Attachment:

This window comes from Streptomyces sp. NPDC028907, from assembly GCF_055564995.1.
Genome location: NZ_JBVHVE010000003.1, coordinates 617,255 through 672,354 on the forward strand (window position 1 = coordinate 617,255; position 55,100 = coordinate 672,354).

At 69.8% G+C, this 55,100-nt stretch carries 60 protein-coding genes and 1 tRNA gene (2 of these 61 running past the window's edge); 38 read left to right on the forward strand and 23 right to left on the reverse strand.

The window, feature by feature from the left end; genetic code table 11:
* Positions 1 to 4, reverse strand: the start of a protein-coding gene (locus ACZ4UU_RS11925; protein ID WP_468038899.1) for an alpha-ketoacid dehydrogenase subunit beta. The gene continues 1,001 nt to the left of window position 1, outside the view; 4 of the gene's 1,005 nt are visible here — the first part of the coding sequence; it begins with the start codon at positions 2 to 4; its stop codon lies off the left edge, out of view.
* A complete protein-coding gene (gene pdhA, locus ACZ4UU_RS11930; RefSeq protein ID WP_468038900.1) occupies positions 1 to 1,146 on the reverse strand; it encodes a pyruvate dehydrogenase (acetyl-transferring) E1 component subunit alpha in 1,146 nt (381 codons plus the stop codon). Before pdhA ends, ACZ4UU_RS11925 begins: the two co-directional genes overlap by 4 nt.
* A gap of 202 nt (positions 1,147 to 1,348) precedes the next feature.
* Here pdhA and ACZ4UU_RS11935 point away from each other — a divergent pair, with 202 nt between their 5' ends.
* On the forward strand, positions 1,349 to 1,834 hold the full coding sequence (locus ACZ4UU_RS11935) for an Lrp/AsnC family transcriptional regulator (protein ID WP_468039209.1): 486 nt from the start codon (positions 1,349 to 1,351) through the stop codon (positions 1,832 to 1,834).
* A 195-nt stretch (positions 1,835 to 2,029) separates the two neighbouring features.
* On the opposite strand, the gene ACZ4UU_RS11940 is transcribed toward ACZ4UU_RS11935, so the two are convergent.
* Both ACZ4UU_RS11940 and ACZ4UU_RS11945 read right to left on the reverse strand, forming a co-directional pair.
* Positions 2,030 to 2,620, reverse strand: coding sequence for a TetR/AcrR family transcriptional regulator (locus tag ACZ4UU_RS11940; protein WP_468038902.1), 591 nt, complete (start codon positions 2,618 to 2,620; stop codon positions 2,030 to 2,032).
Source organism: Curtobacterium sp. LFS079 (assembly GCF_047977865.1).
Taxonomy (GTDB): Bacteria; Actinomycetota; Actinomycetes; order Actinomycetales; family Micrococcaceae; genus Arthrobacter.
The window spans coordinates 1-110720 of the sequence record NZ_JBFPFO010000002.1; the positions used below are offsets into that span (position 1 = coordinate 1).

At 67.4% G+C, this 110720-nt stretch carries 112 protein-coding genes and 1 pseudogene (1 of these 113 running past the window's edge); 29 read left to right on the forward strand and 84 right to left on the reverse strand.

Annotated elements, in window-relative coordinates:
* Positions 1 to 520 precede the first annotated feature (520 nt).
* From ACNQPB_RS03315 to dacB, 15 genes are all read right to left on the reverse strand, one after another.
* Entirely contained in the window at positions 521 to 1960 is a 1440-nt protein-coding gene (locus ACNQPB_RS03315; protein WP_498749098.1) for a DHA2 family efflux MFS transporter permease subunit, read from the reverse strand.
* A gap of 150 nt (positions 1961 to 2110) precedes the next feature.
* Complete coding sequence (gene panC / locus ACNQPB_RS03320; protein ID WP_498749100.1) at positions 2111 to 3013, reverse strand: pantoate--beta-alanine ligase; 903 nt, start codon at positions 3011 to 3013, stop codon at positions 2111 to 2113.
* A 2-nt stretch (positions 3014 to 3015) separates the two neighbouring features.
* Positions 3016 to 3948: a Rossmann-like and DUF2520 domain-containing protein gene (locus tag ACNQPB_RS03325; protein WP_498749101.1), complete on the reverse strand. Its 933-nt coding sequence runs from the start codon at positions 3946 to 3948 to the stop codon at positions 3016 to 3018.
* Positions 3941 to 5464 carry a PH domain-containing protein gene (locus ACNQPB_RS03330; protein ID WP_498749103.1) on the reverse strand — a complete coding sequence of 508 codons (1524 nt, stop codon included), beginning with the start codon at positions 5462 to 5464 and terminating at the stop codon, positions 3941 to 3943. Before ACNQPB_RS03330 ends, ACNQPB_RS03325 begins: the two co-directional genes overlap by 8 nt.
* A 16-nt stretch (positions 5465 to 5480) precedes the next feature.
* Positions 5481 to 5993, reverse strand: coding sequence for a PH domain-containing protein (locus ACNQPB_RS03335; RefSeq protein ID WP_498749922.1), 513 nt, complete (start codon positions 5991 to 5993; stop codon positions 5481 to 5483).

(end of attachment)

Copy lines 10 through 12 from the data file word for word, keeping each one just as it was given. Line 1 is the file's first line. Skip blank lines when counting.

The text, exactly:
* A 195-nt stretch (positions 1,835 to 2,029) separates the two neighbouring features.
* On the opposite strand, the gene ACZ4UU_RS11940 is transcribed toward ACZ4UU_RS11935, so the two are convergent.
* Both ACZ4UU_RS11940 and ACZ4UU_RS11945 read right to left on the reverse strand, forming a co-directional pair.